There are still some high-profile apps that are missing from one platform or another - and there are always very good, high-quality apps that are platform dependent - existing solely on iOS or Android or one of the other OS platforms. But in general, the best apps tend to exist on each platform and to be functionally similar (indistinguishable) from platform to platform.
One of the most popular mobile gaming phenomenons of the last several months has been Angry Birds. Although the popularity of this app is waning, it's still one of the most significant games to emerge from the current wave of mobile computing. Chances are that even your grandmother has Angry Birds on her smartphone at this point.
I recently noticed that Angry Birds was available for free at the Chrome Web Store. Curious, I downloaded the app on a Windows machine and sure enough, it was Angry Birds. I played for awhile and thought to myself, "That is kind of neat."
In a previous post, I wrote about my experience with JoliOS. One of my disappointments was with the slim native app selection. Today, I had an a-ha moment while using my JoliOS netbook. They've made it easy at JoliOS by making Chromium their default browser. I wondered if I could go to the Chrome Web Store and download Angry Birds and run it on JoliOS. I was pretty certain of the answer before I tried this, and I was right. It worked like a champ.
This is the killer feature that Chrome OS can promise to deliver - the actual realization of platform-independent application computing. It won't matter if you're on an Intel Core, Atom, ARM/Cortex A4 or A8, or any other hardware platform. Hardware abstraction layers should make it easy for developers to code for your I/O - keyboard, mouse, touchscreen, and accelerometer. In fact, you don't even have to run Chrome. There are Chrome extensions for Internet Explorer that will allow you to run Chrome web apps in IE. All you need is a modern web browser that's supported by Google.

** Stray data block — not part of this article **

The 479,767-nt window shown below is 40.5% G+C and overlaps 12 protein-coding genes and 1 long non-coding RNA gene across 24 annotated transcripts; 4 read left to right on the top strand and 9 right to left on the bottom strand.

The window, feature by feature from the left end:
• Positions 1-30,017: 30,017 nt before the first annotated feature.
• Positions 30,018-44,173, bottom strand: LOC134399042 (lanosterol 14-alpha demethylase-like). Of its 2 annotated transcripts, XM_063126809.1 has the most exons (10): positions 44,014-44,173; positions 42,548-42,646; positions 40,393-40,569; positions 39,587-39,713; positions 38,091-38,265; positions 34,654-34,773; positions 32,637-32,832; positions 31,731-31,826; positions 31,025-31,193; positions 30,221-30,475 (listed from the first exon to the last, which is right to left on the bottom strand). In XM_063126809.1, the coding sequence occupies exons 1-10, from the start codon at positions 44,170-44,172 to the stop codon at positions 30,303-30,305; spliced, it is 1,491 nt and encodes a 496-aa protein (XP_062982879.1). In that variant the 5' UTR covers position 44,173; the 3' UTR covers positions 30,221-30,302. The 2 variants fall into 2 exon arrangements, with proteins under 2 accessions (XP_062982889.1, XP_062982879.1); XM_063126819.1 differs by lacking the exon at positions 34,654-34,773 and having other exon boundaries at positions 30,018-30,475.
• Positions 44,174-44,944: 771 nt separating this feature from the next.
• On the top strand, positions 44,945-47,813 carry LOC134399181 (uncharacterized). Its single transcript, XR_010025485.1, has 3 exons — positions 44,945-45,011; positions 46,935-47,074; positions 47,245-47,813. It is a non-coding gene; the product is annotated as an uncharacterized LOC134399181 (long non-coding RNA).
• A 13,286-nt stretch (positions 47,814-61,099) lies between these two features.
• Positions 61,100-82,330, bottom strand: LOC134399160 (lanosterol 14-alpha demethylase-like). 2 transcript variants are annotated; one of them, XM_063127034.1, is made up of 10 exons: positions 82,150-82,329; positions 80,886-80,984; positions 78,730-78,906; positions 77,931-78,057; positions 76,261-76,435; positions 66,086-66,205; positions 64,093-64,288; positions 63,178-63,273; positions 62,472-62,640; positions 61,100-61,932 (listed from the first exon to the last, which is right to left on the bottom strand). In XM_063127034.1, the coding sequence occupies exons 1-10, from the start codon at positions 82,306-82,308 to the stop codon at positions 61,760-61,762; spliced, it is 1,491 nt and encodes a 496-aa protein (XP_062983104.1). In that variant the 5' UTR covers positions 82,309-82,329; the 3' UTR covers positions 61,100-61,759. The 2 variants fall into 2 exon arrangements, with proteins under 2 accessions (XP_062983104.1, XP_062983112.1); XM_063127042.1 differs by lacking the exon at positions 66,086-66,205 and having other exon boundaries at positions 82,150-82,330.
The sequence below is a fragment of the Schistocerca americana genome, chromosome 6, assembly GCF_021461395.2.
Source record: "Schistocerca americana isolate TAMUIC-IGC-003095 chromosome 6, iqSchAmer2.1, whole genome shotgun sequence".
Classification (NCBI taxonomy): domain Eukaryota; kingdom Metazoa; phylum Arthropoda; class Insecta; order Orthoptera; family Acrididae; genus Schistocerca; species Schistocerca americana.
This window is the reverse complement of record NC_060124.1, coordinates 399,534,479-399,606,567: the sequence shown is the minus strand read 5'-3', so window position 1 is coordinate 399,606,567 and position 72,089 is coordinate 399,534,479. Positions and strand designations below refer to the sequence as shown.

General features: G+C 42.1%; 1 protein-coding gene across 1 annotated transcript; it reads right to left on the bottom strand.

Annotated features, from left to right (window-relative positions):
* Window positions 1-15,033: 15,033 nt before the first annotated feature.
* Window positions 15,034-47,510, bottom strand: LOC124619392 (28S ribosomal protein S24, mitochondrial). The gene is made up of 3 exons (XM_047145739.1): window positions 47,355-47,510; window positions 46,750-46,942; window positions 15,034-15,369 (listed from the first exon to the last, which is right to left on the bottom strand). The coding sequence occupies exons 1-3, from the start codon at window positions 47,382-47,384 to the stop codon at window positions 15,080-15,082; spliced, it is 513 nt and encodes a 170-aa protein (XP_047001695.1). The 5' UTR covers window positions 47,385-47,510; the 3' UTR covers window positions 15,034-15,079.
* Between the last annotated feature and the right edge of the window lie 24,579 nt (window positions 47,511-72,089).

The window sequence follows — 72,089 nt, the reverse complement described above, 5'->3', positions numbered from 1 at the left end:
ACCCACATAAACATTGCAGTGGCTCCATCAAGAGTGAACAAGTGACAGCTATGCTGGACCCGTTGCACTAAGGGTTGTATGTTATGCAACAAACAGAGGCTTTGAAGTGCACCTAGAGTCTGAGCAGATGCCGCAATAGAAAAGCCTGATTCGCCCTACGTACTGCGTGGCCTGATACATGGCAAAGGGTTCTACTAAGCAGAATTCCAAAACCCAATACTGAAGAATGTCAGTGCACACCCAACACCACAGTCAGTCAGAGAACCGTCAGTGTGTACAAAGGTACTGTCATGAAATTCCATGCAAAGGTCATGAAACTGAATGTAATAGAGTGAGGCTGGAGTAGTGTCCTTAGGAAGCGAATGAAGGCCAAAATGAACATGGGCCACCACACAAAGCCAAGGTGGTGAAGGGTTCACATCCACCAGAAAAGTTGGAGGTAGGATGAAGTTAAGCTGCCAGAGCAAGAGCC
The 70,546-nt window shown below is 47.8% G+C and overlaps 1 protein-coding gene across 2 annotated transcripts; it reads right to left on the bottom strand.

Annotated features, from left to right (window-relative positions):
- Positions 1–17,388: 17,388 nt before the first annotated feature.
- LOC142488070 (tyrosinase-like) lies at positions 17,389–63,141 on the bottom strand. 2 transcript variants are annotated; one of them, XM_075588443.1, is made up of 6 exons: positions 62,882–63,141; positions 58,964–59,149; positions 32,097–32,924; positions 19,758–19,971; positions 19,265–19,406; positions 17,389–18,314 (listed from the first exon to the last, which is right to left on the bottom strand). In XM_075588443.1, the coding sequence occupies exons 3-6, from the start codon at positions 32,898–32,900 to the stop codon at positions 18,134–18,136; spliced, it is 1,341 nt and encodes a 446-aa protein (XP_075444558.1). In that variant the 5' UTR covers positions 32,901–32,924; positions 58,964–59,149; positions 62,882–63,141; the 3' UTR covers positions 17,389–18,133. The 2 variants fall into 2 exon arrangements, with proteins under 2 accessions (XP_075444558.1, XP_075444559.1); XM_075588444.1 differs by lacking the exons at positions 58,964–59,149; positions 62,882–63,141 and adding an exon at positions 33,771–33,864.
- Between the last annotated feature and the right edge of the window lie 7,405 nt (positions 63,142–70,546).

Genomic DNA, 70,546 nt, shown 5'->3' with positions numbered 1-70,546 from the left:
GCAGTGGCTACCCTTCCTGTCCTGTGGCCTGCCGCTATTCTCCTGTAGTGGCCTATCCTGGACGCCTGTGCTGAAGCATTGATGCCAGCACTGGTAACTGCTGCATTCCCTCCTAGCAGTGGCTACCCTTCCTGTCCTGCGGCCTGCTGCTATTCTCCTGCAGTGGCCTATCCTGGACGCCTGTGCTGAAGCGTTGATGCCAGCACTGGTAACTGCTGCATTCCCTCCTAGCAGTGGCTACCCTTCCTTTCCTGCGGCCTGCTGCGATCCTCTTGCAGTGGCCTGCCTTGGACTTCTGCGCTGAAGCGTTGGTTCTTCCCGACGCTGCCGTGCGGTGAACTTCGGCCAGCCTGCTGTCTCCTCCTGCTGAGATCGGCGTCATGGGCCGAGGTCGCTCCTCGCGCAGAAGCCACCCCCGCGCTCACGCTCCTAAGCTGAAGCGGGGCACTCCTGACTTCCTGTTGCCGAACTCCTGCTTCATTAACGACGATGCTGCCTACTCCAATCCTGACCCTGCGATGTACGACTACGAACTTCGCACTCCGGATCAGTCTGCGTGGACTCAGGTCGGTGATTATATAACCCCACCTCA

I'm still on the fence about Chrome and how viable the Chrome approach to computing can be, but Google is headed in the right direction by signing up major players in the established app markets to design apps for Chrome delivery. I think that with the right set of must-have apps, they can probably make Chrome attractive enough within the niche of inexpensive netbook computing to be successful.
What do you think? Is Chrome the future of inexpensive mobile computing? Or is Chrome a dark off-ramp to a dead end, leading nowhere for Google? Let us hear your thoughts in the discussion thread.
Donovan Colbert has over 16 years of experience in the IT Industry. He's worked in help-desk, enterprise software support, systems administration and engineering, IT management, and is a regular contributor for TechRepublic. Currently, his professional role is as a Linux support engineer for a fast-growing Linux/FOSS consultancy group. You can follow him @dcolbert on Twitter or his personal blog, located at http://donovancolbert.blogspot.com.